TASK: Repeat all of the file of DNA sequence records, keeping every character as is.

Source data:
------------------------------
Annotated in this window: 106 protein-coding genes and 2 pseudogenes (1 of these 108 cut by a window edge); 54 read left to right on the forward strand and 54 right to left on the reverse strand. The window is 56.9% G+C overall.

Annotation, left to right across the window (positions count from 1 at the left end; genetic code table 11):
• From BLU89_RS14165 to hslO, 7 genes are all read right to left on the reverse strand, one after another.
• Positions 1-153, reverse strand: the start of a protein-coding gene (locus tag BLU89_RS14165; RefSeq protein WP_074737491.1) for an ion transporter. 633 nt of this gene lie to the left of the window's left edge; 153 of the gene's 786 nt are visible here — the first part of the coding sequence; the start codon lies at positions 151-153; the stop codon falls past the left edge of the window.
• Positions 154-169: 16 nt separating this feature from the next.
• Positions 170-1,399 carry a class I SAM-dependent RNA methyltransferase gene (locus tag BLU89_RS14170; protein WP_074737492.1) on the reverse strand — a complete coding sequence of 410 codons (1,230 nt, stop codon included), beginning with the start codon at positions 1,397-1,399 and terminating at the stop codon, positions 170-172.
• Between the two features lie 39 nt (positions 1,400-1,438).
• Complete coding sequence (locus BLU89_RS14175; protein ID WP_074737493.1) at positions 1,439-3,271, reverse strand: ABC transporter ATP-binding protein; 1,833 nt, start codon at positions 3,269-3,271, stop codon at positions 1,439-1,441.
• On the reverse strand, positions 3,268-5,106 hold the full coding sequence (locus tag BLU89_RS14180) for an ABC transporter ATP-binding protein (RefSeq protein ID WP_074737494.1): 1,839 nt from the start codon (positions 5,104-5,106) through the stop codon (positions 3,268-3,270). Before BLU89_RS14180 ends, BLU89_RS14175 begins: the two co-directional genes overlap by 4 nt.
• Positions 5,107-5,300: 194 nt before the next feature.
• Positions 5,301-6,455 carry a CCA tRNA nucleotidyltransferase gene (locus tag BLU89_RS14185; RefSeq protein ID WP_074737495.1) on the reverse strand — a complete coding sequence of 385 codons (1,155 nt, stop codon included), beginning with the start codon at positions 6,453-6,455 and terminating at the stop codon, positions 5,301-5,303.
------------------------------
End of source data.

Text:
Annotated in this window: 106 protein-coding genes and 2 pseudogenes (1 of these 108 cut by a window edge); 54 read left to right on the forward strand and 54 right to left on the reverse strand. The window is 56.9% G+C overall.

Annotation, left to right across the window (positions count from 1 at the left end; genetic code table 11):
• From BLU89_RS14165 to hslO, 7 genes are all read right to left on the reverse strand, one after another.
• Positions 1-153, reverse strand: the start of a protein-coding gene (locus tag BLU89_RS14165; RefSeq protein WP_074737491.1) for an ion transporter. 633 nt of this gene lie to the left of the window's left edge; 153 of the gene's 786 nt are visible here — the first part of the coding sequence; the start codon lies at positions 151-153; the stop codon falls past the left edge of the window.
• Positions 154-169: 16 nt separating this feature from the next.
• Positions 170-1,399 carry a class I SAM-dependent RNA methyltransferase gene (locus tag BLU89_RS14170; protein WP_074737492.1) on the reverse strand — a complete coding sequence of 410 codons (1,230 nt, stop codon included), beginning with the start codon at positions 1,397-1,399 and terminating at the stop codon, positions 170-172.
• Between the two features lie 39 nt (positions 1,400-1,438).
• Complete coding sequence (locus BLU89_RS14175; protein ID WP_074737493.1) at positions 1,439-3,271, reverse strand: ABC transporter ATP-binding protein; 1,833 nt, start codon at positions 3,269-3,271, stop codon at positions 1,439-1,441.
• On the reverse strand, positions 3,268-5,106 hold the full coding sequence (locus tag BLU89_RS14180) for an ABC transporter ATP-binding protein (RefSeq protein ID WP_074737494.1): 1,839 nt from the start codon (positions 5,104-5,106) through the stop codon (positions 3,268-3,270). Before BLU89_RS14180 ends, BLU89_RS14175 begins: the two co-directional genes overlap by 4 nt.
• Positions 5,107-5,300: 194 nt before the next feature.
• Positions 5,301-6,455 carry a CCA tRNA nucleotidyltransferase gene (locus tag BLU89_RS14185; RefSeq protein ID WP_074737495.1) on the reverse strand — a complete coding sequence of 385 codons (1,155 nt, stop codon included), beginning with the start codon at positions 6,453-6,455 and terminating at the stop codon, positions 5,301-5,303.